Academician Lippmaa, who had been on a visit to Texas, came to Washington and was the most senior Baltic official then in the United States. He called the White House seeking a meeting, and Condoleeza Rice, who then was overseeing Soviet affairs at the National Security Council, called me and asked me to receive Lippmaa at the State Department.
Not surprisingly, I was busy with the Baltic Working Group the department had established immediately after the killings in Vilnius; and I approached the meeting in the middle of the night with someone who had tried to isolate me from my friend Toomas Hendrik Ilves and had caused some problems for me at my workplace with more than a little trepidation.
I well remember his arrival: The department was under lock and key because of concerns in advance of the Desert Storm campaign against Saddam Husseyn’s occupation of Kuwait, and I had to go down to the C Street entrance to allow him to get in at what was an especially unusual hour. When he was seated in my fifth floor office, I told him that clearly we each had some reasons to have problems with the other but that right now, those problems were as nothing compared to the challenges to the Baltic countries and the West that Moscow had laid down by its shooting of the Vilnius demonstrators.
He agreed that it would obviously be best if we put these “personal” things aside for some later point, and I am happy to report that then and over the coming days, Academician Lippmaa worked long, hard and well to promote Estonian and Baltic interests in Washington and thus to set the stage for the recovery of the independence of the three countries less than eight months later. His contributions then were far larger than many yet know.
My third interaction came in 1999 at the time of then-President Lennart Meri’s 70th birthday celebrations. At the dinner at the Blackheads Hall, President Meri in one of his famed “little games” decided that he would have me sit at the second table BETWEEN Lippmaa and his wife. President Meri, of course, had his own special relationship with Lippmaa: Meri’s family took in Endel at one point after members of the future academician’s family were killed, and Lippmaa was among thos who accused Meri of working with the Soviet security agencies. And President Meri knew very well about my complicated relationship with the academician.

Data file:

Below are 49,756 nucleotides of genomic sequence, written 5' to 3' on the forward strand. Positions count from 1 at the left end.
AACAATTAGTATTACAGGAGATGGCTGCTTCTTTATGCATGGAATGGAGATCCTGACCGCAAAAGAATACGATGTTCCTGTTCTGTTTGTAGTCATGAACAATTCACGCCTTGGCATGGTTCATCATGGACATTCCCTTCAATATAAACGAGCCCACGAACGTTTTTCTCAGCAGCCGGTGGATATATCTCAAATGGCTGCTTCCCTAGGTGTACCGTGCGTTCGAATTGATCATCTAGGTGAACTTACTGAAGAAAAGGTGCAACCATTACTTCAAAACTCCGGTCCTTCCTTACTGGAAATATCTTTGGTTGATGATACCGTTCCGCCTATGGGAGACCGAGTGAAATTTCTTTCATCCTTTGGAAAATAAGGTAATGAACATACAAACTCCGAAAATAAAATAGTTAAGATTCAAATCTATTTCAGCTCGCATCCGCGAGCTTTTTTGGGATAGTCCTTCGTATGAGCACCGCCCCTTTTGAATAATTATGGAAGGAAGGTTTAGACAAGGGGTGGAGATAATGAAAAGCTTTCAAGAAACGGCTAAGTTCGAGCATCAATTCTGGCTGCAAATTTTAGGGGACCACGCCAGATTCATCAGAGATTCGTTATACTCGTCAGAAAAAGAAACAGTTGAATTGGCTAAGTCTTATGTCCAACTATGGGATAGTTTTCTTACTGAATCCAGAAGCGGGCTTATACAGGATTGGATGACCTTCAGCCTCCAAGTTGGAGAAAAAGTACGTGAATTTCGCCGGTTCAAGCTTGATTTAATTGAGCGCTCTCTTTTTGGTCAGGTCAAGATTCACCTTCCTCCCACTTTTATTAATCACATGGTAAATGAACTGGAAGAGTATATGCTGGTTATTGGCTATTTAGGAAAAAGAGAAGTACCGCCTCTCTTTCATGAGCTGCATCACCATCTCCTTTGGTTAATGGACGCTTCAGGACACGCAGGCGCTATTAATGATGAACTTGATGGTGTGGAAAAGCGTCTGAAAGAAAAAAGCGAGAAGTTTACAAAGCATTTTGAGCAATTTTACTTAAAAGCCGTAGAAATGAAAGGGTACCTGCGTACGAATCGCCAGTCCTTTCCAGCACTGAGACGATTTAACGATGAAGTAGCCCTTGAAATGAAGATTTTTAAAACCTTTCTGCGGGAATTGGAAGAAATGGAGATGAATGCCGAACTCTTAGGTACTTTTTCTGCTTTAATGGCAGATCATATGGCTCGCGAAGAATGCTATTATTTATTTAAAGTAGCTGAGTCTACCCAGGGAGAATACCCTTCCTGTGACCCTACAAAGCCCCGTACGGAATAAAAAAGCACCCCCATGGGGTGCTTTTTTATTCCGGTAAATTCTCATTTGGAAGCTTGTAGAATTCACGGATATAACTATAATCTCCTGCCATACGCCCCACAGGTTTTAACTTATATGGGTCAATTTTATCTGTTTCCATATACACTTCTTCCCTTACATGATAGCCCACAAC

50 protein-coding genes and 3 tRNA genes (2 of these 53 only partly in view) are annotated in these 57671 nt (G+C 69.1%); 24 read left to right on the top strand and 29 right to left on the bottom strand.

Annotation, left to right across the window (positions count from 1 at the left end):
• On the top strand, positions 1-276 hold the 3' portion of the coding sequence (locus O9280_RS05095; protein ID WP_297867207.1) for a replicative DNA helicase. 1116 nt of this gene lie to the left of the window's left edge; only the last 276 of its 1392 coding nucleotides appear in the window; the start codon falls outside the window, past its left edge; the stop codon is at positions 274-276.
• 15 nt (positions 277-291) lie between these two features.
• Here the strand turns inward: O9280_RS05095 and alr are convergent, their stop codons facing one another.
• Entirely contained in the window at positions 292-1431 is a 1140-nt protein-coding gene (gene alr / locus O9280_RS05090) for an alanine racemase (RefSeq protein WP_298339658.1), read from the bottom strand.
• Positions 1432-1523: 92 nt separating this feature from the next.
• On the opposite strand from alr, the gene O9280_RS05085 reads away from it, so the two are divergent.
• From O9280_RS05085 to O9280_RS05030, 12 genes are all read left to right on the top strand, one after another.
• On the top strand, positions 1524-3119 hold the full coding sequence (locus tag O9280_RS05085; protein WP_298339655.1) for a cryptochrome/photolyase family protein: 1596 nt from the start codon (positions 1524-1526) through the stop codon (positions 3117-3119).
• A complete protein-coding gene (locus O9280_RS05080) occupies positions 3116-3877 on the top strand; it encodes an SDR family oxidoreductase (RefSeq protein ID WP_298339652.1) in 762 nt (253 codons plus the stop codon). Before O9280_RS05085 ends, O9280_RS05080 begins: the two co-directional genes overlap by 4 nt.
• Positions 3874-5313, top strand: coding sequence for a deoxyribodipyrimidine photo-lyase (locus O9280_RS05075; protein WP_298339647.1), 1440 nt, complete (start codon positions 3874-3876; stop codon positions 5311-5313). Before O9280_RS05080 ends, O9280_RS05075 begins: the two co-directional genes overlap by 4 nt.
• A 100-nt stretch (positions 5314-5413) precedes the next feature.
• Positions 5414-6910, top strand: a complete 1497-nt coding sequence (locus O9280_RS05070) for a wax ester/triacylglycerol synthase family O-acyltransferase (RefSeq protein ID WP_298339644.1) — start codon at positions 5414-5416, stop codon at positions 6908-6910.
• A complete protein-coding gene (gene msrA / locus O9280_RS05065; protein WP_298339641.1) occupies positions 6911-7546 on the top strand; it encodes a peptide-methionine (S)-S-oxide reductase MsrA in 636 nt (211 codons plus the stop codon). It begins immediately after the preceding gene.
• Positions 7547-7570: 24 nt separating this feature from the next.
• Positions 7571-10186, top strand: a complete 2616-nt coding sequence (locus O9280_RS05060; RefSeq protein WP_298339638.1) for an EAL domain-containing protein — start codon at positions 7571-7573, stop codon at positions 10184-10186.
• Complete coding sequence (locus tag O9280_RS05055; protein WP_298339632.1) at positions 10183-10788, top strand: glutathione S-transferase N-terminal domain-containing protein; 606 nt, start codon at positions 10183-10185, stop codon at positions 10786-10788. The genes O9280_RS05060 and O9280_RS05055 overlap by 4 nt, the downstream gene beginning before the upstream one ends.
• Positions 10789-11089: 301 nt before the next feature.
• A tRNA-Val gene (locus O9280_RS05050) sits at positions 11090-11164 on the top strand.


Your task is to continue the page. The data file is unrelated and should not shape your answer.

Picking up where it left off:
The evening proved a delight: There was much to talk about, and no reversion to any of the problems of the past. And it was ended by an exchange that I will always recall with a smile when I think about Academician Lippmaa. After dinner, we left the main dining room and went into one of the smaller rooms near the entrance where cognac and coffee were being served. When we entered, I was shocked to see that there was a young woman there dressed in a way that suggested she was someone who worked the streets rather than someone who should be a guest at a presidential banquet. I said that I thought the Estonian government would have better security.
Lippmaa gave me his trademark grin and said, “Mr. Goble, you are wrong. There’s no question of security. That young woman you’re worried about almost certainly is here because she’s the new girlfriend of someone high up in the Estonian political establishment.”